To Frack or Not to Frack: A Complicated Question

Posted by on Nov 10, 2014 in Current Events, Economics, United States

Oil gusher, Port Arthur, Texas

Credit: Library of Congress Prints and Photographs Division [LC-USZ62-54453]; Texas has a long history of making money from its natural resources.

Negotiation over ownership of the world’s natural resources has long caused tensions between nations and lead to ongoing, major disputes, including war. One of the major issues of the 2012 presidential election centered around the United States becoming less depending on foreign oil (mostly the Middle East) and more self-reliant in producing its own energy resources. For some, this means a surge in “fracking,” especially in Texas. For others, the cost–to the environment and disruption to communities–is way too high.

What is Fracking?

The nickname derived from the term “hydraulic fracturing,” fracking is a process of releasing oil or natural gas from inside of shale rock. The technique involves using heavy machinery to drill into the earth. Then, a mixture of water, sand and chemicals is blasted into the hole at high pressure. This causes cracks that releases gas into wells built to collect and contain it.

Because of advances in technology, machinery can now reach areas once considered unavailable to excavation. This is leading many to consider this a “golden age” for natural gas.

Pros of Fracking

This new method will allow for a greater diversity in energy. Economically, the global demand for natural gas is expected to rise to 50 percent by the year 2025. Domestic oil production keeps gas prices low. It also provides a great number of jobs, especially in rural areas where manufacturing jobs have moved overseas. Politically, it allows our lawmakers to be less dependent on. Experts suspect that there is enough oil available in the United States and Canada to last around 100 years.

Proper government regulation can ensure that the public and the environment are kept safe from any potential ill-effects of fracking. This includes partnering with local communities and well as implementing national measures like regulations and laws. Water used to release gas and oil from the shale can be responsibly recycled in order to reduce the burden on local water supply.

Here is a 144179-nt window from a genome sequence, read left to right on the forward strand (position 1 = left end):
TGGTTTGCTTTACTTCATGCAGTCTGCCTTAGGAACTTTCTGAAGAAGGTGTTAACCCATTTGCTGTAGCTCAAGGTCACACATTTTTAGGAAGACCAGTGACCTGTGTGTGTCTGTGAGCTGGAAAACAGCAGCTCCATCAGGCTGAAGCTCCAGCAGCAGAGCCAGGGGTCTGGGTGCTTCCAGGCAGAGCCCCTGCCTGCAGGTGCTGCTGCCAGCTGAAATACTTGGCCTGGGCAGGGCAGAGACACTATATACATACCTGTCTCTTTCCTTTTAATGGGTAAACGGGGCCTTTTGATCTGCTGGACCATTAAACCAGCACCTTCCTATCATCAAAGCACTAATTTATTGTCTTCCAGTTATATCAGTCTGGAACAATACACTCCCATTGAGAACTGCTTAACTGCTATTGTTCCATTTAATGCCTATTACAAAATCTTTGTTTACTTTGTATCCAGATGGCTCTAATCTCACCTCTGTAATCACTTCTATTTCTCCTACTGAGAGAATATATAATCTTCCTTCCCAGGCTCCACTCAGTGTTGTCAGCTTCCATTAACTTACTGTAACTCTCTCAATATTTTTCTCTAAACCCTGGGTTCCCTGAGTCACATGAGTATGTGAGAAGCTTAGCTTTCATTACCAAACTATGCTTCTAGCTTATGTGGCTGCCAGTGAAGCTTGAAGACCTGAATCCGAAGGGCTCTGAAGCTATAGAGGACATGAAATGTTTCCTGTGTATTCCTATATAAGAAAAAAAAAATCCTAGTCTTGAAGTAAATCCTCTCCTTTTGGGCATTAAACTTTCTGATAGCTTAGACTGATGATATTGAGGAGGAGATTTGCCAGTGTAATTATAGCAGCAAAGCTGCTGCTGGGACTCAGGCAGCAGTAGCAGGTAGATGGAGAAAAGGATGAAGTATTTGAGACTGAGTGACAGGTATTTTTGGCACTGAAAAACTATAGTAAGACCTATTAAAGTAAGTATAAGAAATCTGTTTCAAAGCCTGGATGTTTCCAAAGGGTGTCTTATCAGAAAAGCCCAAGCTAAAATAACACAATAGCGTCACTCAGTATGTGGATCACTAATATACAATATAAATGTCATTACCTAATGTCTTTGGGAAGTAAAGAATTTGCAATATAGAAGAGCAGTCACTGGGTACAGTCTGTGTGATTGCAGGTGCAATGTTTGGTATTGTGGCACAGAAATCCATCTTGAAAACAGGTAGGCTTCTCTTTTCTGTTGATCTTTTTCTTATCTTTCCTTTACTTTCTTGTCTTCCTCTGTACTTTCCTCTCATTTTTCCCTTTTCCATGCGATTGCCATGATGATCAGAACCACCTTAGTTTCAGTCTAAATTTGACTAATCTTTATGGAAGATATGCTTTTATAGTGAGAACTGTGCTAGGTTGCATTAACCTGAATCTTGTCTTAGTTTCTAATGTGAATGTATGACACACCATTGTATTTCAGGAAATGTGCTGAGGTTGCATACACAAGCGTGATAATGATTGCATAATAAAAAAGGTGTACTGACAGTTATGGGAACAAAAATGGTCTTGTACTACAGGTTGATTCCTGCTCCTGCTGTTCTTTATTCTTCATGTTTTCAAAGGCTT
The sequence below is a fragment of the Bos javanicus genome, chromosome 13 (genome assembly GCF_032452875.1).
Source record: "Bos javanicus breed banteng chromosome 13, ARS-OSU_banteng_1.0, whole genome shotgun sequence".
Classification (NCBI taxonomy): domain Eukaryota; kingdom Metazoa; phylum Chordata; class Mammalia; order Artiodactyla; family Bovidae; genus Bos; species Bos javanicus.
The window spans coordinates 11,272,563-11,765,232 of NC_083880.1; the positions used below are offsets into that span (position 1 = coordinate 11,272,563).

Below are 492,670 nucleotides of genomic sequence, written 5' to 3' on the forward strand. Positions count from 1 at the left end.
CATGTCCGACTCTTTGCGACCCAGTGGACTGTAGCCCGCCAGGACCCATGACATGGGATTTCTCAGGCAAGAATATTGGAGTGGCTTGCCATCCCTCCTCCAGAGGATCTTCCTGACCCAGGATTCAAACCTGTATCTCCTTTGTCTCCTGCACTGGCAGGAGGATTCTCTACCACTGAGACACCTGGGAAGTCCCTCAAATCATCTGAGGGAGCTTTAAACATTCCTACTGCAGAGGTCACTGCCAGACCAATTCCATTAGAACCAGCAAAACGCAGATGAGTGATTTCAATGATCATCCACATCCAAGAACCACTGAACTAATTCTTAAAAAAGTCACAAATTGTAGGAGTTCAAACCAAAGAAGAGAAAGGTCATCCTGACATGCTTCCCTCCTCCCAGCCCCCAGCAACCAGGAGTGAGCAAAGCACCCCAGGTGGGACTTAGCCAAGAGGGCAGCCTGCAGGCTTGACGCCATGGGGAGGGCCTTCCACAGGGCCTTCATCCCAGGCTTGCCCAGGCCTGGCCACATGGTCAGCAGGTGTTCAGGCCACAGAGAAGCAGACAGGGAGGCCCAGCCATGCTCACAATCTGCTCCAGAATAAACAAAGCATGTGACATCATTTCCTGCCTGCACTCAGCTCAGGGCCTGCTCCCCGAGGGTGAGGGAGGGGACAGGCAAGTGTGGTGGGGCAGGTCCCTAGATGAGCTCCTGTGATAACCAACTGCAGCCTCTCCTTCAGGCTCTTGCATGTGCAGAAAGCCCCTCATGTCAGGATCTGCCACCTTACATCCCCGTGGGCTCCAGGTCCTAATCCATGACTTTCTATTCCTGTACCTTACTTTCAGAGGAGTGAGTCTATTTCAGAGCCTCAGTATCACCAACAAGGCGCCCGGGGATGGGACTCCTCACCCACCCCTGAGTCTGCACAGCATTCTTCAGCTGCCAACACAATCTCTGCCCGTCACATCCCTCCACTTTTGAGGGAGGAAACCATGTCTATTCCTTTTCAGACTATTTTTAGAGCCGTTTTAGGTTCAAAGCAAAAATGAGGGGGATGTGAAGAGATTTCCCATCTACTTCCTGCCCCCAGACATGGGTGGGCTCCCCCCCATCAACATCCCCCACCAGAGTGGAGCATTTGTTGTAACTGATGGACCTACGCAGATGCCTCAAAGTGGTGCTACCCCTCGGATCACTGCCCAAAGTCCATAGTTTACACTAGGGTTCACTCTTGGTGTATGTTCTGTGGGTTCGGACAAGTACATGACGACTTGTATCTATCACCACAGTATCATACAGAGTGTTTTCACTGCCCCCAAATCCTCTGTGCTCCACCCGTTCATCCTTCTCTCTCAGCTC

Cons of Fracking

Excavating natural gas and oil from shale is an extensive and involved process. The equipment needed is considerably more involved than traditional drilling. In addition to the estimated permanent damage to the land, the process of fracking comes with a number of potential hazards. First, it requires an enormous amount of water, which many consider wasteful. It also poses burdens on the local communities where drilling occurs, including the potential contamination of groundwater and increased air pollution. Fracking also creates greenhouse gas emissions, found to be largely responsible for climate change. Environmentalists are also concerned about the risk of causing earthquakes by creating fissures in the earth.

In response to regulation, opponents of fracking believe that the oil and gas companies are too influential in politics, because of Lobbyists who educate and influence lawmakers and special interest groups.

Texas Town Becomes First to Allow Voters to Decide Fracking Fate

The citizens of Denton, a town in the northern part of Texas, gathered enough signatures to have a proposition put on the ballot that would allow them to vote on banning fracking within city limits. The issue began as a debate between energy companies who, because of loopholes in the law, were drilling within 200 feet of residential homes. Some lawmakers and those in the fossil fuel industry say that the ban on the ballot is too extreme. Those supporting the residents whose homes are suffering foundational damage as well as dropped value in their homes, say they exhausted every other avenue to reasonably work with the energy companies. This battle is a significant one in a state with a long tradition of drilling and oil production.

Dig Deeper Find out the results of the vote in Denton. Was it close? Read at least three commentary over what might happen as a result.